On July 22, 2016, Defendants Robins and Tortolano filed a Motion to Dismiss the remaining claims pursuant to Fed.R.Civ.P. 12(b)(1) and 12(h)(3) or, in the alternative, to refer the claims to the medical malpractice tribunal. [ECF No. 79]. In their motion, Defendants argue that this Court should refuse to exercise supplemental jurisdiction over the remaining state law claims against Robins and Tortolano, or that this Court should refer the case to a medical malpractice tribunal prior to exercising supplemental jurisdiction. On August 19, 2016, Plaintiff filed an Opposition. [ECF No. 88]. Plaintiff argues that this Court should exercise supplemental jurisdiction, but does not oppose Defendants' request for referral to a medical tribunal (subject to limited pre-referral discovery).

         B. Legal Standard

         A motion to dismiss for lack of subject matter jurisdiction requires that the court “construe the complaint liberally, treating all well-pleaded facts as true and indulging all reasonable inferences in favor of the plaintiff.” Aversa v. United States, 99 F.3d 1200, 1209-10 (1st Cir. 1996). When a federal claim is pending before a court, that court has supplemental jurisdiction over “all other claims that are so related to claims in the action within such original jurisdiction that they form part of the same case or controversy.” 28 U.S.C. § 1367(a); see also Roche v. John Hancock Mut. Life Ins. Co., 81 F.3d 249, 256 (1st Cir. 1996) (“A federal court exercising jurisdiction over an asserted federal-question claim must also exercise supplemental jurisdiction over asserted state-law claims that arise from the same nucleus of operative facts.”). This remains true even when the federal claims are against a separate party. See, e.g., Irizarry-Santiago v. Essilor Indus., 929 F.Supp.2d 30, 34 (D.P.R. 2013) (exercising supplemental jurisdiction over one defendant is appropriate when the claims arose from the same “nucleus” of facts as federal claims against another defendant).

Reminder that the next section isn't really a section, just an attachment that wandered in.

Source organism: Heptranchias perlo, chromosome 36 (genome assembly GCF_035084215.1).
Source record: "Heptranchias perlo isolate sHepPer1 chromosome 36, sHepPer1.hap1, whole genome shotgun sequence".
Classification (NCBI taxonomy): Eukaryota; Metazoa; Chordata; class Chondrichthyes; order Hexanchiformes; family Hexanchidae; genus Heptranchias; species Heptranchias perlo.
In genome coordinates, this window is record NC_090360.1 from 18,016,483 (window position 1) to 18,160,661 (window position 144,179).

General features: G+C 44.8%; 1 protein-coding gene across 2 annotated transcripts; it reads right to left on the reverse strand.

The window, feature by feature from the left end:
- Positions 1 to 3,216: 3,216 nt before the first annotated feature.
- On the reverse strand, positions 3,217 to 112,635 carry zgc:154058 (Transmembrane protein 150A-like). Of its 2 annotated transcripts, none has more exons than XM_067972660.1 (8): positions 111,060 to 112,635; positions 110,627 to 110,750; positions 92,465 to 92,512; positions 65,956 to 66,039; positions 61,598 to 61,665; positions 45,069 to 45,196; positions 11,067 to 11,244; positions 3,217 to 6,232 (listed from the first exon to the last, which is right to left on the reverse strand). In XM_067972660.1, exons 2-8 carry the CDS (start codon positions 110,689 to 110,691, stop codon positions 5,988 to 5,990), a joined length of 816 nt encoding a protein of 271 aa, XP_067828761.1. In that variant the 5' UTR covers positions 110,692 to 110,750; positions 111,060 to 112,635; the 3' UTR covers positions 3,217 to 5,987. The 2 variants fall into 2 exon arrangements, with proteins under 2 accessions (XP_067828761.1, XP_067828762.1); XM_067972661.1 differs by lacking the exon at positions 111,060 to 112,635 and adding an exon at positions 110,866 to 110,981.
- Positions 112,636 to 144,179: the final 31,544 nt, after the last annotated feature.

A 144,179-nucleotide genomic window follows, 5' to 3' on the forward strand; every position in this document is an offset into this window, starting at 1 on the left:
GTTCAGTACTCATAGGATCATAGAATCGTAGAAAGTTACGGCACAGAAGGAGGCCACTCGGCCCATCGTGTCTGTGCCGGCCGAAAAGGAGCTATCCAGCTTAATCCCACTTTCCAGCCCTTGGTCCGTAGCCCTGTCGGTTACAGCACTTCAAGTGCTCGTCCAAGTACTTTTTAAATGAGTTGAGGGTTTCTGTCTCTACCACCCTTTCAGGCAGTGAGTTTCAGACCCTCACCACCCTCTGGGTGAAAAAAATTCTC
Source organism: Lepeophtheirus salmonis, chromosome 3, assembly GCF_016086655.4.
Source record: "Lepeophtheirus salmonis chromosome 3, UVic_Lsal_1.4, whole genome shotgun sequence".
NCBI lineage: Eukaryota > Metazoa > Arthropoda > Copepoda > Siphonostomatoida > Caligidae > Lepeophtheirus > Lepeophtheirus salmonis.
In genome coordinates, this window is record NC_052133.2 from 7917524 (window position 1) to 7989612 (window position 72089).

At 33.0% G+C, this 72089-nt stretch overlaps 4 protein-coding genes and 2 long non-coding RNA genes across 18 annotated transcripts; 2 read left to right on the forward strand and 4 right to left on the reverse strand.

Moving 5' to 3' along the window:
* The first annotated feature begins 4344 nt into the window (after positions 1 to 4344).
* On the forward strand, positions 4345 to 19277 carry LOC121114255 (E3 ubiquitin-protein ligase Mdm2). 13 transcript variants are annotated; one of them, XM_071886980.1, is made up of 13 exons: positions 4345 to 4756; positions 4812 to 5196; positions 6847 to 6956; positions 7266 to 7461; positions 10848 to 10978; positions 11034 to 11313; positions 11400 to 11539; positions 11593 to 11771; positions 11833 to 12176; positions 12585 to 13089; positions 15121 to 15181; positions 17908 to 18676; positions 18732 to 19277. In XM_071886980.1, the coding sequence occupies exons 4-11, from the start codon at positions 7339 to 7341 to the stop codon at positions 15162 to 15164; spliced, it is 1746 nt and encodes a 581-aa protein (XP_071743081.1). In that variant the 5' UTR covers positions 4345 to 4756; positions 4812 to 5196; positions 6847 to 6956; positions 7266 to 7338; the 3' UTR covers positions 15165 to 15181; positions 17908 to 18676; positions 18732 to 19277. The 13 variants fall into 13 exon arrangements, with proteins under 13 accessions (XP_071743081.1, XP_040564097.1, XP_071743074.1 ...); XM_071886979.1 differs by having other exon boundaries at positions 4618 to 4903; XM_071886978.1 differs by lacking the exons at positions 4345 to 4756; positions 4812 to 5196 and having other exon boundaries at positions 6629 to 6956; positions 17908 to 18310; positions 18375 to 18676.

Even after all federal claims against a defendant have been dismissed, the decision to retain or dismiss pendant state law claims is generally “left to the broad discretion of the district court.” Vera-Lozano v. Int'l Broad., 50 F.3d 67, 70 (1st Cir. 1995). In exercising its discretion, a court may consider “the interests of fairness, judicial economy, convenience, and comity.” Camelio v. Am. Fed'n, 137 F.3d 666, 672 (1st Cir. 1998).

         As an alternative to dismissing the claims against them for lack of subject matter jurisdiction, Tortolano and Robins request that this Court refer the claims to a medical malpractice tribunal.[2] In Massachusetts, “[e]very action for malpractice, error or mistake against a provider of health care shall be heard by a tribunal” tasked with deciding whether “the evidence presented if properly substantiated is sufficient to raise a legitimate question of liability appropriate for judicial inquiry or whether the plaintiff's case is merely an unfortunate medical result.” Mass. Gen. Laws ch. 231, § 60B. The definition of an “action for malpractice, error or mistake” has been interpreted broadly, such that it includes “all treatment-related claims.” Vasa v. Compass Med., P.C., 921 N.E.2d 963, 965 (Mass. 2010).

         C. ...